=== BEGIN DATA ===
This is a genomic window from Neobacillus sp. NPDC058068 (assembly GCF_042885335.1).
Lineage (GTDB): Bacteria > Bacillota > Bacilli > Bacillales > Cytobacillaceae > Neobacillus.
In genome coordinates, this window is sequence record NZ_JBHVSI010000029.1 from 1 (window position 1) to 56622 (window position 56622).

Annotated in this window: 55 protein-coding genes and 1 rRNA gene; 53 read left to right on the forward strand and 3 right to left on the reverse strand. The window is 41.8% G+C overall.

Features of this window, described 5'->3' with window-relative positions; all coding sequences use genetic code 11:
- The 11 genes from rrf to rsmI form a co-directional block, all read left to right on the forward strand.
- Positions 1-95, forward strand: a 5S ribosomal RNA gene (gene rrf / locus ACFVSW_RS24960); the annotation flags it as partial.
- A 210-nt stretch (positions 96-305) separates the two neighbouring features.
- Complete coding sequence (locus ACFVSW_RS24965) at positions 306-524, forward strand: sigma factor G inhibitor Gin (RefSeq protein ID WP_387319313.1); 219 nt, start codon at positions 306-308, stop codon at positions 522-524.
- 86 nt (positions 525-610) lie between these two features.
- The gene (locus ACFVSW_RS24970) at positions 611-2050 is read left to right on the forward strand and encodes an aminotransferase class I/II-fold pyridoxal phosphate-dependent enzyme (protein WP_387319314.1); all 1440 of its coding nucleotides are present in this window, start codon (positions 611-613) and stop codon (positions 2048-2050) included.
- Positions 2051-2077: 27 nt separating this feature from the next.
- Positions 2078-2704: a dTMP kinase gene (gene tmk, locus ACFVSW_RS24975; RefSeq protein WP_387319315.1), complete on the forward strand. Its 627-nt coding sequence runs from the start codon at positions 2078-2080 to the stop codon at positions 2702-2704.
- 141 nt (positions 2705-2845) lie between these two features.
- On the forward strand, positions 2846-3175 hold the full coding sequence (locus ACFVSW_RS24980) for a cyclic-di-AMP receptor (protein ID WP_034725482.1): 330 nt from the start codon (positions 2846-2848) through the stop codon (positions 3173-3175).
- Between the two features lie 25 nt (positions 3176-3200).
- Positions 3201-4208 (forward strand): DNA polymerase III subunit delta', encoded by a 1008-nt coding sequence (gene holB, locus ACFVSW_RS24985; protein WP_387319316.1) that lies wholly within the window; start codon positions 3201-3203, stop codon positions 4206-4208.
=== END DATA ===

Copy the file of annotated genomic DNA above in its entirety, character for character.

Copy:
This is a genomic window from Neobacillus sp. NPDC058068 (assembly GCF_042885335.1).
Lineage (GTDB): Bacteria > Bacillota > Bacilli > Bacillales > Cytobacillaceae > Neobacillus.
In genome coordinates, this window is sequence record NZ_JBHVSI010000029.1 from 1 (window position 1) to 56622 (window position 56622).

Annotated in this window: 55 protein-coding genes and 1 rRNA gene; 53 read left to right on the forward strand and 3 right to left on the reverse strand. The window is 41.8% G+C overall.

Features of this window, described 5'->3' with window-relative positions; all coding sequences use genetic code 11:
- The 11 genes from rrf to rsmI form a co-directional block, all read left to right on the forward strand.
- Positions 1-95, forward strand: a 5S ribosomal RNA gene (gene rrf / locus ACFVSW_RS24960); the annotation flags it as partial.
- A 210-nt stretch (positions 96-305) separates the two neighbouring features.
- Complete coding sequence (locus ACFVSW_RS24965) at positions 306-524, forward strand: sigma factor G inhibitor Gin (RefSeq protein ID WP_387319313.1); 219 nt, start codon at positions 306-308, stop codon at positions 522-524.
- 86 nt (positions 525-610) lie between these two features.
- The gene (locus ACFVSW_RS24970) at positions 611-2050 is read left to right on the forward strand and encodes an aminotransferase class I/II-fold pyridoxal phosphate-dependent enzyme (protein WP_387319314.1); all 1440 of its coding nucleotides are present in this window, start codon (positions 611-613) and stop codon (positions 2048-2050) included.
- Positions 2051-2077: 27 nt separating this feature from the next.
- Positions 2078-2704: a dTMP kinase gene (gene tmk, locus ACFVSW_RS24975; RefSeq protein WP_387319315.1), complete on the forward strand. Its 627-nt coding sequence runs from the start codon at positions 2078-2080 to the stop codon at positions 2702-2704.
- 141 nt (positions 2705-2845) lie between these two features.
- On the forward strand, positions 2846-3175 hold the full coding sequence (locus ACFVSW_RS24980) for a cyclic-di-AMP receptor (protein ID WP_034725482.1): 330 nt from the start codon (positions 2846-2848) through the stop codon (positions 3173-3175).
- Between the two features lie 25 nt (positions 3176-3200).
- Positions 3201-4208 (forward strand): DNA polymerase III subunit delta', encoded by a 1008-nt coding sequence (gene holB, locus ACFVSW_RS24985; protein WP_387319316.1) that lies wholly within the window; start codon positions 3201-3203, stop codon positions 4206-4208.